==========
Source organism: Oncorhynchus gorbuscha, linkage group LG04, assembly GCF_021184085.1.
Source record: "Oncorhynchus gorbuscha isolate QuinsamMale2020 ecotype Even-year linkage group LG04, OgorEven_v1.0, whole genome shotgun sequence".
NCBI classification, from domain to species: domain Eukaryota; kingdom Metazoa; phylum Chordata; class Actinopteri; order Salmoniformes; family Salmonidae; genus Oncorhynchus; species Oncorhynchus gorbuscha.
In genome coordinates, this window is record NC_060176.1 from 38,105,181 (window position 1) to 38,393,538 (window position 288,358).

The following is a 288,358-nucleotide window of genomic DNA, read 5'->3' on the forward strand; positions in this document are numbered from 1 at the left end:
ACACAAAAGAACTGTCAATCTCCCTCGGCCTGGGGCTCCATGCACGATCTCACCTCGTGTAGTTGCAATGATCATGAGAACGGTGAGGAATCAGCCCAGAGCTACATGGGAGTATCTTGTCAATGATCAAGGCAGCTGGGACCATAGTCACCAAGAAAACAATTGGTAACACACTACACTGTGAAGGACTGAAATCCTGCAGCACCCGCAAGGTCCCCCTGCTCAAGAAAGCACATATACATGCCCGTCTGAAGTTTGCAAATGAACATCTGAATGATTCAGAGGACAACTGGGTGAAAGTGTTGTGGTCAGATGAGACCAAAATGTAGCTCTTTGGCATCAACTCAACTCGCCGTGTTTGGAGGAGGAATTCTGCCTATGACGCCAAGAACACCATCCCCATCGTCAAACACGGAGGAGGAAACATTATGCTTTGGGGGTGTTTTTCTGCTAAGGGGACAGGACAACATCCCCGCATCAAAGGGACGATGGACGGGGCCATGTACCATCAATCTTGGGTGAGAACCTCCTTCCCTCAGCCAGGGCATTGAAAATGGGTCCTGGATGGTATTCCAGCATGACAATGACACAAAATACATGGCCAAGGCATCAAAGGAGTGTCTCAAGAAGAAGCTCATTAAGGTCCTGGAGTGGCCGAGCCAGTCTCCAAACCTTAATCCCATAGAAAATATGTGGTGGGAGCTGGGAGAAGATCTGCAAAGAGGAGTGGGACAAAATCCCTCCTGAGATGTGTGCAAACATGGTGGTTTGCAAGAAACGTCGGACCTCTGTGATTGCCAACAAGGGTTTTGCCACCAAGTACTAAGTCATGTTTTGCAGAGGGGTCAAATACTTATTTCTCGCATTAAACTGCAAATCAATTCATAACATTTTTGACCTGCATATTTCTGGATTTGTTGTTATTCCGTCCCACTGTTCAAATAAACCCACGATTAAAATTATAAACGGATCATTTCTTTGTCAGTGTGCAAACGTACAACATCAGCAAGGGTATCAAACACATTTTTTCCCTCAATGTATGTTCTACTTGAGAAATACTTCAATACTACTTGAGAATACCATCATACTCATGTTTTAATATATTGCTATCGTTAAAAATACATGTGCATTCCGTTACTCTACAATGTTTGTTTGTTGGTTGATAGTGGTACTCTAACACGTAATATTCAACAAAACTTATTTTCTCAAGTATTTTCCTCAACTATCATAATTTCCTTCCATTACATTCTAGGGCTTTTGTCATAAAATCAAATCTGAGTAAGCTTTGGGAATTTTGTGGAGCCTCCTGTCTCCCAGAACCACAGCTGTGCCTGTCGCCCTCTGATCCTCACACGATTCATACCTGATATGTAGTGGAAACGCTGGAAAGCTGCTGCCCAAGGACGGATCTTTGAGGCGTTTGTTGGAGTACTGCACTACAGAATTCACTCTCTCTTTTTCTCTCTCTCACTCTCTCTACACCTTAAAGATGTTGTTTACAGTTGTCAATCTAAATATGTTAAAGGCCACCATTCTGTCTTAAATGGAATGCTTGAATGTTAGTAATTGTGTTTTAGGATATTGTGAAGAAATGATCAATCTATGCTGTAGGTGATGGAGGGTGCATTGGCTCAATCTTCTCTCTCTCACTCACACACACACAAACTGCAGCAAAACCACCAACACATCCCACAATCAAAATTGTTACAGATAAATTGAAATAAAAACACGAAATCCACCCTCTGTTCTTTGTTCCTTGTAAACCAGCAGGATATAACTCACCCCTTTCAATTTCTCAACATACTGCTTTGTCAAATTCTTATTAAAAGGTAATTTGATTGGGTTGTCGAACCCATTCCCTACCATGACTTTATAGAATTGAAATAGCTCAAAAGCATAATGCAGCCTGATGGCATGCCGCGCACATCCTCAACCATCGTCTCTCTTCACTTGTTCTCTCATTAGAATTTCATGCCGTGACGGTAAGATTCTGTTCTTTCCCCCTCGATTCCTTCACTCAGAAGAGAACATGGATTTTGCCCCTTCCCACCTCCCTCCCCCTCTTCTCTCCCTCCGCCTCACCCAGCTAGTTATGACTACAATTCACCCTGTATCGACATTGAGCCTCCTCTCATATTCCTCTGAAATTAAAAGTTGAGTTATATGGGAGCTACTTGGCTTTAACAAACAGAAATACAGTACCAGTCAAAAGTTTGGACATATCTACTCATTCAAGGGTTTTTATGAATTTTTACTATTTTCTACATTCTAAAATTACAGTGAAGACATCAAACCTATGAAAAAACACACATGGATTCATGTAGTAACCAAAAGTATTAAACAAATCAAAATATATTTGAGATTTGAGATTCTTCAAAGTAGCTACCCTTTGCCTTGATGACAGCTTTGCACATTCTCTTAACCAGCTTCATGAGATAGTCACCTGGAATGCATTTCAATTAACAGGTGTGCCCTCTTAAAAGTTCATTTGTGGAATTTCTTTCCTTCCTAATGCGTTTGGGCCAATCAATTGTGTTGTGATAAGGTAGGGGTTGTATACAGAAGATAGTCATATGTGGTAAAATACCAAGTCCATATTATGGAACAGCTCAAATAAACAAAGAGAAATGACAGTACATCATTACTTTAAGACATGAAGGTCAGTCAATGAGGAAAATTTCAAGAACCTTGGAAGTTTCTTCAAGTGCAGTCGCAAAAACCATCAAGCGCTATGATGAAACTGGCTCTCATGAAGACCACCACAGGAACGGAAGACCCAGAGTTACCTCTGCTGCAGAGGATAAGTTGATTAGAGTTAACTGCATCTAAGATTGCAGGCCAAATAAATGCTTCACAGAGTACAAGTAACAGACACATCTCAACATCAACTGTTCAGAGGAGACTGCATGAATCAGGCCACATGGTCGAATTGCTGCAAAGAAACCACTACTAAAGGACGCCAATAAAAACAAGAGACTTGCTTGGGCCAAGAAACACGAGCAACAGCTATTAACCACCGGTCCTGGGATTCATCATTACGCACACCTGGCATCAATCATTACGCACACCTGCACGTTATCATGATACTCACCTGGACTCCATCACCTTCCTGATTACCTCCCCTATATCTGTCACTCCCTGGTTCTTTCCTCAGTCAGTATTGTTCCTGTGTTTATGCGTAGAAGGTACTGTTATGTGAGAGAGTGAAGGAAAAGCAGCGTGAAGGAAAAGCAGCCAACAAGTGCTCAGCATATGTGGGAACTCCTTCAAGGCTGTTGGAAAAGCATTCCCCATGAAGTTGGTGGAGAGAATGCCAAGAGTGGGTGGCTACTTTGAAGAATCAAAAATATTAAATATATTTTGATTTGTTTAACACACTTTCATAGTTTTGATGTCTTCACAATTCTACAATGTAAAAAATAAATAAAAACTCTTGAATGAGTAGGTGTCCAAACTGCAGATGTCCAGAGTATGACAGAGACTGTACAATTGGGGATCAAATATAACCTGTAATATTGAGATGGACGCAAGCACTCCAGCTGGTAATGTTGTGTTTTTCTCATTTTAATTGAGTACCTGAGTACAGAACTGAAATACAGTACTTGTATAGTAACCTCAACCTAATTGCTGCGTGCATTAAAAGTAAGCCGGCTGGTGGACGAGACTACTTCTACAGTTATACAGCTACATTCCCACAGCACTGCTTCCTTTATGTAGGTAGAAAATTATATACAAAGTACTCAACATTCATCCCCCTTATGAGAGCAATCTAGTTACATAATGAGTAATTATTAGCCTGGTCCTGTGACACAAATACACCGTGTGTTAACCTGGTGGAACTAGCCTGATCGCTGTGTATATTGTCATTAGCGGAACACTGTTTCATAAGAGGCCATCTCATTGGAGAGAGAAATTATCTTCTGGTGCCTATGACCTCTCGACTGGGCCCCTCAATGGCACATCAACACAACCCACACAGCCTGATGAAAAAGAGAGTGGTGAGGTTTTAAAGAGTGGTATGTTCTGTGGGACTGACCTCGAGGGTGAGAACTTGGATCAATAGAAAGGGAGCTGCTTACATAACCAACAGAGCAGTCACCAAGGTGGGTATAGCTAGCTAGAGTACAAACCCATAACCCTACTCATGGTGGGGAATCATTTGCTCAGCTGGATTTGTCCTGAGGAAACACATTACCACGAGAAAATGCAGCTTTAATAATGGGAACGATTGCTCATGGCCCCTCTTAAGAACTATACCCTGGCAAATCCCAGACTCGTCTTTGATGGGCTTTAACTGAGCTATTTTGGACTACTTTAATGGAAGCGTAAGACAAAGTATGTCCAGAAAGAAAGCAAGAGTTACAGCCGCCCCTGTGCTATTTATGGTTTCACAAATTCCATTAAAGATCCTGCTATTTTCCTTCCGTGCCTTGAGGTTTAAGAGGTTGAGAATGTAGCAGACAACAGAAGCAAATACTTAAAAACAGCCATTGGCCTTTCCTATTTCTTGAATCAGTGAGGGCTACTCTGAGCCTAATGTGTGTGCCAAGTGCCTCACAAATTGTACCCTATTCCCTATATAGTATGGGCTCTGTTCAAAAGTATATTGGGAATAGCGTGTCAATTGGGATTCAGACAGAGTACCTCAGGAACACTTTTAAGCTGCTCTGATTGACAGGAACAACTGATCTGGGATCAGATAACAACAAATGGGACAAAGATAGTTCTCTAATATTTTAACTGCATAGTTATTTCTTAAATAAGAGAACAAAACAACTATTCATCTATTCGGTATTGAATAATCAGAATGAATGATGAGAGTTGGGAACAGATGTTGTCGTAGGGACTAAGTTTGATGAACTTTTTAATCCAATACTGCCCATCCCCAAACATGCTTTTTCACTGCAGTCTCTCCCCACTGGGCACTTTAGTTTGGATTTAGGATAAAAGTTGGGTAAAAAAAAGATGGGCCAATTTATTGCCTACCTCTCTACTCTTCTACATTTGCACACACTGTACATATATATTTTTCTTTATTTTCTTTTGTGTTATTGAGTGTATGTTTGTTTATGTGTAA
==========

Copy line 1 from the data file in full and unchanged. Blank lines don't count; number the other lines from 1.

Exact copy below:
Source organism: Oncorhynchus gorbuscha, linkage group LG04, assembly GCF_021184085.1.